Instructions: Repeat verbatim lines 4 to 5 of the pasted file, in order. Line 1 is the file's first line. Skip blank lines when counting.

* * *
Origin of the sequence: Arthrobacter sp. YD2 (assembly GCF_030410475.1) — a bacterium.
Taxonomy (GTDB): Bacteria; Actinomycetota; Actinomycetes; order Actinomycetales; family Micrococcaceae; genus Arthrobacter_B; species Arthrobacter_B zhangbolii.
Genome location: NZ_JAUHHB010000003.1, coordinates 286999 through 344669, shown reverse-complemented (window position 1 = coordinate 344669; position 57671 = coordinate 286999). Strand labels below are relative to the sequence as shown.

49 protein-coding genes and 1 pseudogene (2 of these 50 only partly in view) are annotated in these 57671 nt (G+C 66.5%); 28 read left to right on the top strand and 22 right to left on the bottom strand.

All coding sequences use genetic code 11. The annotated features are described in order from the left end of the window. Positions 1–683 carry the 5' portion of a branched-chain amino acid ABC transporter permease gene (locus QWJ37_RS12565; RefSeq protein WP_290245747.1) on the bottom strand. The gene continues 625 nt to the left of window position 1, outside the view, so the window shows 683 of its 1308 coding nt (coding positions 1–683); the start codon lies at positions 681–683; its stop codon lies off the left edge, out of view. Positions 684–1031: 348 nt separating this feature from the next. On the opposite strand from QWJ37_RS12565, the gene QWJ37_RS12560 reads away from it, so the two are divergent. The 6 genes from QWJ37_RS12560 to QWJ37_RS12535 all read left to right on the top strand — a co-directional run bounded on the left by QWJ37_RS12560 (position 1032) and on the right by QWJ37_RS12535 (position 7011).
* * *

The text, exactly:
49 protein-coding genes and 1 pseudogene (2 of these 50 only partly in view) are annotated in these 57671 nt (G+C 66.5%); 28 read left to right on the top strand and 22 right to left on the bottom strand.

All coding sequences use genetic code 11. The annotated features are described in order from the left end of the window. Positions 1–683 carry the 5' portion of a branched-chain amino acid ABC transporter permease gene (locus QWJ37_RS12565; RefSeq protein WP_290245747.1) on the bottom strand. The gene continues 625 nt to the left of window position 1, outside the view, so the window shows 683 of its 1308 coding nt (coding positions 1–683); the start codon lies at positions 681–683; its stop codon lies off the left edge, out of view. Positions 684–1031: 348 nt separating this feature from the next. On the opposite strand from QWJ37_RS12565, the gene QWJ37_RS12560 reads away from it, so the two are divergent. The 6 genes from QWJ37_RS12560 to QWJ37_RS12535 all read left to right on the top strand — a co-directional run bounded on the left by QWJ37_RS12560 (position 1032) and on the right by QWJ37_RS12535 (position 7011).